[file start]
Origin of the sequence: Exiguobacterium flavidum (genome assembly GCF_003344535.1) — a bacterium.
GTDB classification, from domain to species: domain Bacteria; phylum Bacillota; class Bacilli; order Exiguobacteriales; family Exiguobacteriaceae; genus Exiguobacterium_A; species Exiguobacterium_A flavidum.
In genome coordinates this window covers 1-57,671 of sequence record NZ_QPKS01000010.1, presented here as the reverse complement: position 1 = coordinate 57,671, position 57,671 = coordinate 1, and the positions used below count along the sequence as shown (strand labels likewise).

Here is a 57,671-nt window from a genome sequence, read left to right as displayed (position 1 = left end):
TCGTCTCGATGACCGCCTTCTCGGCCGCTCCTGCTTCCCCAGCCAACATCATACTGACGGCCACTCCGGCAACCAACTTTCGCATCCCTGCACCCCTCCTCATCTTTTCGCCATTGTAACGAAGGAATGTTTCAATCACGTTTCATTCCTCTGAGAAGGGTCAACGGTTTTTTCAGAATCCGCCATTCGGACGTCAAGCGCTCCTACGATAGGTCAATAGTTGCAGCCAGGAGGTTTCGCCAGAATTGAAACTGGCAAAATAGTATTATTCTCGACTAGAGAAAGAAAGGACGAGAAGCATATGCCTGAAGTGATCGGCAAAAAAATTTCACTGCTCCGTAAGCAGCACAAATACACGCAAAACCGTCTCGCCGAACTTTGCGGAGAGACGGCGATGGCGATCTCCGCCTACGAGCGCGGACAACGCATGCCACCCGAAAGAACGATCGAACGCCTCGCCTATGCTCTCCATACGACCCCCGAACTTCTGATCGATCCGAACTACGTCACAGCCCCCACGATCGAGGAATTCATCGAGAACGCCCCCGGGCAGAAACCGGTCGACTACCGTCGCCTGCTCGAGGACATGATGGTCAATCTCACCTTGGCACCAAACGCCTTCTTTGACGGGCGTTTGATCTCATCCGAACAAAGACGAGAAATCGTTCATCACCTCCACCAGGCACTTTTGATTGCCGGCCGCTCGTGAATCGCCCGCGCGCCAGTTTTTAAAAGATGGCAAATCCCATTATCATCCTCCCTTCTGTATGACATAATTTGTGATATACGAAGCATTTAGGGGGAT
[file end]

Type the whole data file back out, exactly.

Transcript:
Origin of the sequence: Exiguobacterium flavidum (genome assembly GCF_003344535.1) — a bacterium.
GTDB classification, from domain to species: domain Bacteria; phylum Bacillota; class Bacilli; order Exiguobacteriales; family Exiguobacteriaceae; genus Exiguobacterium_A; species Exiguobacterium_A flavidum.
In genome coordinates this window covers 1-57,671 of sequence record NZ_QPKS01000010.1, presented here as the reverse complement: position 1 = coordinate 57,671, position 57,671 = coordinate 1, and the positions used below count along the sequence as shown (strand labels likewise).

Here is a 57,671-nt window from a genome sequence, read left to right as displayed (position 1 = left end):
TCGTCTCGATGACCGCCTTCTCGGCCGCTCCTGCTTCCCCAGCCAACATCATACTGACGGCCACTCCGGCAACCAACTTTCGCATCCCTGCACCCCTCCTCATCTTTTCGCCATTGTAACGAAGGAATGTTTCAATCACGTTTCATTCCTCTGAGAAGGGTCAACGGTTTTTTCAGAATCCGCCATTCGGACGTCAAGCGCTCCTACGATAGGTCAATAGTTGCAGCCAGGAGGTTTCGCCAGAATTGAAACTGGCAAAATAGTATTATTCTCGACTAGAGAAAGAAAGGACGAGAAGCATATGCCTGAAGTGATCGGCAAAAAAATTTCACTGCTCCGTAAGCAGCACAAATACACGCAAAACCGTCTCGCCGAACTTTGCGGAGAGACGGCGATGGCGATCTCCGCCTACGAGCGCGGACAACGCATGCCACCCGAAAGAACGATCGAACGCCTCGCCTATGCTCTCCATACGACCCCCGAACTTCTGATCGATCCGAACTACGTCACAGCCCCCACGATCGAGGAATTCATCGAGAACGCCCCCGGGCAGAAACCGGTCGACTACCGTCGCCTGCTCGAGGACATGATGGTCAATCTCACCTTGGCACCAAACGCCTTCTTTGACGGGCGTTTGATCTCATCCGAACAAAGACGAGAAATCGTTCATCACCTCCACCAGGCACTTTTGATTGCCGGCCGCTCGTGAATCGCCCGCGCGCCAGTTTTTAAAAGATGGCAAATCCCATTATCATCCTCCCTTCTGTATGACATAATTTGTGATATACGAAGCATTTAGGGGGAT